microsoft encarta

science (latin scientia, from scire, “to know”), term used in its broadest meaning to denote systematized knowledge in any field, but applied usually to the organization of objectively verifiable sense experience. the pursuit of knowledge in this context is known as pure science, to distinguish it from applied science, which is the search for practical uses of scientific knowledge, and from technology, through which applications are realized.

… and a few quotes:

science is organized knowledge. (herbert spencer)

science is the systematic classification of experience. (george henry lewes)

science is simply common sense at its best, that is, rigidly accurate in observation, and merciless to fallacy in logic. (thomas henry huxley)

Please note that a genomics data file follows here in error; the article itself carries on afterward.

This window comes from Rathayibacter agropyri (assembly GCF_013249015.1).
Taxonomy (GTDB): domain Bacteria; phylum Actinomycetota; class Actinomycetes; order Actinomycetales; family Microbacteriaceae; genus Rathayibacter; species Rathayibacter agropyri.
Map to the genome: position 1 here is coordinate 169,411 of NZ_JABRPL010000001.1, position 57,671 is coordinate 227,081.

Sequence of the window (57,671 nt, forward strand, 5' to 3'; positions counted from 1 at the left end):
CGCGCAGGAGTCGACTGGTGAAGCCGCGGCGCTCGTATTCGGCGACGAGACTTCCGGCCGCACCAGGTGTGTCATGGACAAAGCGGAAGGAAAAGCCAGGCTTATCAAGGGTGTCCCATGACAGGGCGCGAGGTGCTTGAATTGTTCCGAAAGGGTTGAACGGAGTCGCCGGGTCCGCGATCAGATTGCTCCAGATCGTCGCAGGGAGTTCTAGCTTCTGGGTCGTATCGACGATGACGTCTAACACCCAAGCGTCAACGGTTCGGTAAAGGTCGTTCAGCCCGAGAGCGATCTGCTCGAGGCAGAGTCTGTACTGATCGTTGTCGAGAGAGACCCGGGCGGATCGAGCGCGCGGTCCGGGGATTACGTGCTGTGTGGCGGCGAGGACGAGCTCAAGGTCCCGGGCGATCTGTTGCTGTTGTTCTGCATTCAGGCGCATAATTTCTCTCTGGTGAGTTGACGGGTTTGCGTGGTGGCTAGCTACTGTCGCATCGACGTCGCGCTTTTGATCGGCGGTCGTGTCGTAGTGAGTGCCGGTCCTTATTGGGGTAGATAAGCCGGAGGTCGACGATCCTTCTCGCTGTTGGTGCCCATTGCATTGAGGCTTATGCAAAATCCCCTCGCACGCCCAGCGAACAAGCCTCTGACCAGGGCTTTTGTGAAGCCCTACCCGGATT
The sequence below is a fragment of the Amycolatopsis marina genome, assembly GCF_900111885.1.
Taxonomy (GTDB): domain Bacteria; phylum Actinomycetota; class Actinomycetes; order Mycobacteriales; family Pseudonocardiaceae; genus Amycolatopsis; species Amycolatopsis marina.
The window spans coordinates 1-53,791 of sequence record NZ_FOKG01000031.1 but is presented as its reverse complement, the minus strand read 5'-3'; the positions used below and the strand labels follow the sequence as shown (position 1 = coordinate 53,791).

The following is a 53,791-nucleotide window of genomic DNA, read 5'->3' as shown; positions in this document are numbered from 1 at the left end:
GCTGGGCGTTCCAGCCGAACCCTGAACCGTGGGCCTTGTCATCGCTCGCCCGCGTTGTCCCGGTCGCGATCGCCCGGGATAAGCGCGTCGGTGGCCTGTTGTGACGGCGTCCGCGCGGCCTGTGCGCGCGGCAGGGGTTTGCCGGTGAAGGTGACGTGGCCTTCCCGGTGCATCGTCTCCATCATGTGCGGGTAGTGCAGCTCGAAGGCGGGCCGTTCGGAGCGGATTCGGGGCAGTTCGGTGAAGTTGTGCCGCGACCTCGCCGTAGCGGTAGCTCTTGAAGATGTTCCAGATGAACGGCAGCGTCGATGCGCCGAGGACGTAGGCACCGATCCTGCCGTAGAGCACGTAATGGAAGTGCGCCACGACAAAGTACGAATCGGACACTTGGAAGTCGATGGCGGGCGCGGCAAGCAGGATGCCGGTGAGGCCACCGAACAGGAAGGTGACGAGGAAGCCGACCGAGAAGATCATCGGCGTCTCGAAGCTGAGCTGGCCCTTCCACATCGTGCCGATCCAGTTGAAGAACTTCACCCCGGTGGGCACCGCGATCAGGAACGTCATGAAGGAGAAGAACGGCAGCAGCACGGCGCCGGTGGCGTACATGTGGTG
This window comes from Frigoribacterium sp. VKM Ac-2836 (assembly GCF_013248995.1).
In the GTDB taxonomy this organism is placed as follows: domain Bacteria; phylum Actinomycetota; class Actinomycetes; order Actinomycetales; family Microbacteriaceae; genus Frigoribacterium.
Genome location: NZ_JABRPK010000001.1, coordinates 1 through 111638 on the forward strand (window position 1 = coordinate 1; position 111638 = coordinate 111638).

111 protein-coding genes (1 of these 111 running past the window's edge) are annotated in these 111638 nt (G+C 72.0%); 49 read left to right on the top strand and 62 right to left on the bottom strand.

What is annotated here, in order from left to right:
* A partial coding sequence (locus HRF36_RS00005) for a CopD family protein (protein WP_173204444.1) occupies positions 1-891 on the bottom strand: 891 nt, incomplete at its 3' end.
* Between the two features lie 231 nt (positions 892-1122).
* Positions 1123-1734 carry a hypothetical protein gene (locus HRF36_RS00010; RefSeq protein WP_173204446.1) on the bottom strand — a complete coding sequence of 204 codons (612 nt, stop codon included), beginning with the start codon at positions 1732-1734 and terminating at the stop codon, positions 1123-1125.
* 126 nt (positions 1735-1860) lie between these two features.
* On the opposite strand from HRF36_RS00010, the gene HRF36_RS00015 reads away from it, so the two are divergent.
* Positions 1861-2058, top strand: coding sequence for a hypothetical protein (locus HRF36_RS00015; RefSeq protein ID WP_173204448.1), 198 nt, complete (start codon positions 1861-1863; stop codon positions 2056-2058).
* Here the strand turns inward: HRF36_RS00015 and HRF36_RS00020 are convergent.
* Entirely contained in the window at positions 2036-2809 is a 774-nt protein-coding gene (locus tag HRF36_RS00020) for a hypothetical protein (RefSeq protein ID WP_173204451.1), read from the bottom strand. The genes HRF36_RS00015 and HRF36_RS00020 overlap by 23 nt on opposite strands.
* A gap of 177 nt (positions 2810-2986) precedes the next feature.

science is nothing but trained and organized common sense differing from the latter only as a veteran may differ from a raw recruit: and its methods differ from those of common sense only as far as the guardsman’s cut and thrust differ from the manner in which a savage wields his club. (thomas henry huxley)

science is nothing but developed perception, interpreted intent, common sense rounded out and minutely articulated. (george santayana)

science is the desire to know causes. (william hazlitt)

in essence, science is a perpetual search for an intelligent and integrated comprehension of the world we live in. (c. b. van neil)

i venture to define science as a series of interconnected concepts and conceptual schemes arising from experiment and observation and fruitful of further experiments and observations. the test of a scientific theory is, i suggest, its fruitfulness. (james bryant conant)